Here is a simplified list of key provisions in Bill C-11, the current revisions to Canada’s copyright law that are expected to be passed shortly, and a brief explanation of why they do little to improve the lot of music creators, and in some cases are detrimental to our situation.
1) Format and Time Shifting, Back Copies
The proposed legislation would permit reproduction of a work for private purposes where the work is a lawful copy—and not merely rented or borrowed—and where the individual making the copy did not circumvent a technological protection measure. A similar right for making back-up copies is also proposed.
The problem: Music creators and publishers will essentially lose two revenue streams thanks to Bill C-11. One is the private copy levy, which was not extended to mp3 players and similar devices in the new law. Since the levy only applies to recordable CDs, and sales of those are falling dramatically, it is only a matter of time before this revenue stream virtually disappears.
Secondly, music creators and publishers currently receive “broadcast mechanicals”, a royalty paid by broadcasters when they make copies of songs for broadcast purposes. Bill C-11 eliminates this revenue stream.
2) Anti-Circumvention Provisions
Bill C-11 would prohibit the circumvention of technological protection measures used by rights-holders to secure and control their digital content.
The problem: Since little or no music is protected by these measures, and has not been for years, this provision will do nothing to reduce the billions of songs that are file shared every year and for which music creators receive no compensation. The SAC believes the monetization of music file sharing is the only sensible approach in any case. The model we propose is available at http://www.songwriters.ca/proposalsummary.aspx
3) Changes to Fair Dealing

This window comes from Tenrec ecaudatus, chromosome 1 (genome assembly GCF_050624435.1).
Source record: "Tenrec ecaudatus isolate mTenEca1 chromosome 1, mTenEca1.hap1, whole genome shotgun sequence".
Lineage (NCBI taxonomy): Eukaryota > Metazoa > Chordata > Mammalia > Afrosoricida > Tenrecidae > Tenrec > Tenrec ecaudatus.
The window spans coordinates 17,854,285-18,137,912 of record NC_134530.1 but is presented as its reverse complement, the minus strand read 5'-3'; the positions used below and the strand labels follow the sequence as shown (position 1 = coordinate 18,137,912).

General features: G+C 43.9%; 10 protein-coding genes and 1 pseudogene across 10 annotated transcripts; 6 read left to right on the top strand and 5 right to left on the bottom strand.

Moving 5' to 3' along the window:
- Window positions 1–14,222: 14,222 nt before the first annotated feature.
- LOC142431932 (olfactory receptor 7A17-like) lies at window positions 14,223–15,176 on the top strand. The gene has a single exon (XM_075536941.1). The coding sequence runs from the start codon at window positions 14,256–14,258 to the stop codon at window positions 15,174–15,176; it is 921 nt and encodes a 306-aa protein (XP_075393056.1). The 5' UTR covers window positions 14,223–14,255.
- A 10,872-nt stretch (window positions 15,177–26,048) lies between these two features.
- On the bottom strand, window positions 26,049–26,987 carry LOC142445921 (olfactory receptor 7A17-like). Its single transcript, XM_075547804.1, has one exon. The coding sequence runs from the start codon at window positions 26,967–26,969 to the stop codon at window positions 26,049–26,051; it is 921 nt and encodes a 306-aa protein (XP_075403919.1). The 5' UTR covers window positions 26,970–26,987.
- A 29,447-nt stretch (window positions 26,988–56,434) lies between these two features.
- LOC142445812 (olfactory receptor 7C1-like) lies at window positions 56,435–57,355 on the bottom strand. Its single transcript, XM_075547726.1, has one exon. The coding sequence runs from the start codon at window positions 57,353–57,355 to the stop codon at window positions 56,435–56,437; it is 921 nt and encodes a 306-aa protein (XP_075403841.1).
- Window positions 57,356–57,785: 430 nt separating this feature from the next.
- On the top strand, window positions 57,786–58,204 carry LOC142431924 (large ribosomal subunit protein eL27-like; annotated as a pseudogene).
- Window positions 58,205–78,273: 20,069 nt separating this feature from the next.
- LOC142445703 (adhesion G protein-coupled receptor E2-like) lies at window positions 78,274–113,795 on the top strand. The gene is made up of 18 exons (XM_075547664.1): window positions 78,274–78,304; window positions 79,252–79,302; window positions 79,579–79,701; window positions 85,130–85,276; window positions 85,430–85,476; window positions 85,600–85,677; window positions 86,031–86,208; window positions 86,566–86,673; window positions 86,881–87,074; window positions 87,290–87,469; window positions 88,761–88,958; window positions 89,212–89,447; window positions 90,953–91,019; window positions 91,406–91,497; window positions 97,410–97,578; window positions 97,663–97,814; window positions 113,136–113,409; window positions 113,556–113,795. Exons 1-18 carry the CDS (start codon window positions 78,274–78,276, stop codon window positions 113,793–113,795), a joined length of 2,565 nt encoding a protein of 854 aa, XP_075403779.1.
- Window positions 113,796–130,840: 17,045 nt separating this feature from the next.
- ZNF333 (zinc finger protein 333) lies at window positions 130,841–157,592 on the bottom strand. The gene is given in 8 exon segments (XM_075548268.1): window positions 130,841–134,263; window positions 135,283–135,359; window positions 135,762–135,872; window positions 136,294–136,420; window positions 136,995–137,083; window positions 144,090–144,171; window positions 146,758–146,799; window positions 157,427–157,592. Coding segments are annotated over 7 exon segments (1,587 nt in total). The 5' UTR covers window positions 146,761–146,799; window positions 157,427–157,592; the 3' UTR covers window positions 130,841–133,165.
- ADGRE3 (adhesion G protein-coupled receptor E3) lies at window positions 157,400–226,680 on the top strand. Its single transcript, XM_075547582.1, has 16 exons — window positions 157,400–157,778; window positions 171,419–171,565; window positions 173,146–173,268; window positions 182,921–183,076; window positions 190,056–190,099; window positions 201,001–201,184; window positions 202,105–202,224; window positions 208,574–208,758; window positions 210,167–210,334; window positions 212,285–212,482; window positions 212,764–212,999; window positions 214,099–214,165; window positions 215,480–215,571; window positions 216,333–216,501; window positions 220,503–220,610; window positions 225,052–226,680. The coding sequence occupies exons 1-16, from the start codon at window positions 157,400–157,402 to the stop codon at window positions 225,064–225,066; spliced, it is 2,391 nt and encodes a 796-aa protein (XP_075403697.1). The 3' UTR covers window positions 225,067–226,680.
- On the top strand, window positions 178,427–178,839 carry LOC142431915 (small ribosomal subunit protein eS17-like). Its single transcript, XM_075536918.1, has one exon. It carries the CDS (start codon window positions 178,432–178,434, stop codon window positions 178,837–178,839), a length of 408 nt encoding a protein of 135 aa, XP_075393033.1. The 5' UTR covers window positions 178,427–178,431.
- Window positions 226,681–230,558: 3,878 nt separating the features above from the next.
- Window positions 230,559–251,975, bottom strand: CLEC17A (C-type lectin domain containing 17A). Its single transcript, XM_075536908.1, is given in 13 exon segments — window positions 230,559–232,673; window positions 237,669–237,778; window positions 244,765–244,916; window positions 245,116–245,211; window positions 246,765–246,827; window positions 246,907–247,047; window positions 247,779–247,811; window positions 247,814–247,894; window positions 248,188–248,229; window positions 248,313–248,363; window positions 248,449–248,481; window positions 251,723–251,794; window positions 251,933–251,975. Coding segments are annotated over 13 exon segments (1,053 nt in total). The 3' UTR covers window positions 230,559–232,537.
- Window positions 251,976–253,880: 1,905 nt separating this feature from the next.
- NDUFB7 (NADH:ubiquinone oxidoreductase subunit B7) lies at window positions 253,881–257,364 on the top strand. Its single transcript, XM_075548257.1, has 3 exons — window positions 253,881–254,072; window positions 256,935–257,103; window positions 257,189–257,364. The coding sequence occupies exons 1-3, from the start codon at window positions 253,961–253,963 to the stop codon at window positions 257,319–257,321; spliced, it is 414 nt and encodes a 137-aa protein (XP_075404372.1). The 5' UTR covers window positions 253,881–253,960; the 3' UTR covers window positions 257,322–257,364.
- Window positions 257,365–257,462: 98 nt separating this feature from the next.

Bill C-11 expands the existing categories of fair dealing exceptions to include dealings for the purpose of parody or satire as well as for education purposes.
The problem: Because the definition in Bill C-11 is so broad, this provision will almost certainly lead to years of costly litigation to determine what is “fair dealing” and what is not. Bottom line: Huge legal costs and less revenue for music creators
4) Changes to Statutory Damages*
Non-commercial infringers of copyright would face considerably less exposure to statutory damages. The range of possible statutory damages would be reduced to $100 to $5,000 per infringer and cover all past infringements.
The problem: This provision limits damages to an amount so small that suing will not be economically viable, except for those with the deepest pockets. Again, the SAC does not favour litigation as a policy against music file sharing, but we understand litigation may be the only recourse in certain extreme situations. In other words, if legitimate damages are in excess of the proposed limits, why shouldn’t creators and right holders be able to sue for the full amount of the loss?
* We have had further legal opinion on this matter that creators and right holders can opt out of statutory damages and seek legal remedy for full actual damages. The question remains whether statutory damages are set at appropriate levels.
5) Limited Liability for ISPs and Search Engines
The government has proposed limiting the liability of ISPs and operators of Internet search engines for the copyright infringements of their subscribers, in that they act as mere conduits on the Internet.
The problem: ISPs already have “safe harbour” protection in law and have claimed for years they are only “dumb pipes”. Without getting into whether this is true or not as many assert, it does create a situation where Internet service providers have little incentive to work with right holders to address the issues.
So Bill C-11 legislates less revenue for music creators, imposes more expenses in holding on to the revenue we do receive, and more confusion as to what are rights as creators are.
It is worth noting that members of the SAC board, as well as other right holders, have gone to Ottawa many times to deliver the message to government that this bill is not a good one for Canada’s music creators.
Bill C-11 makes it clear our advocacy work to improve the legal and business environment for our creative community is far from done.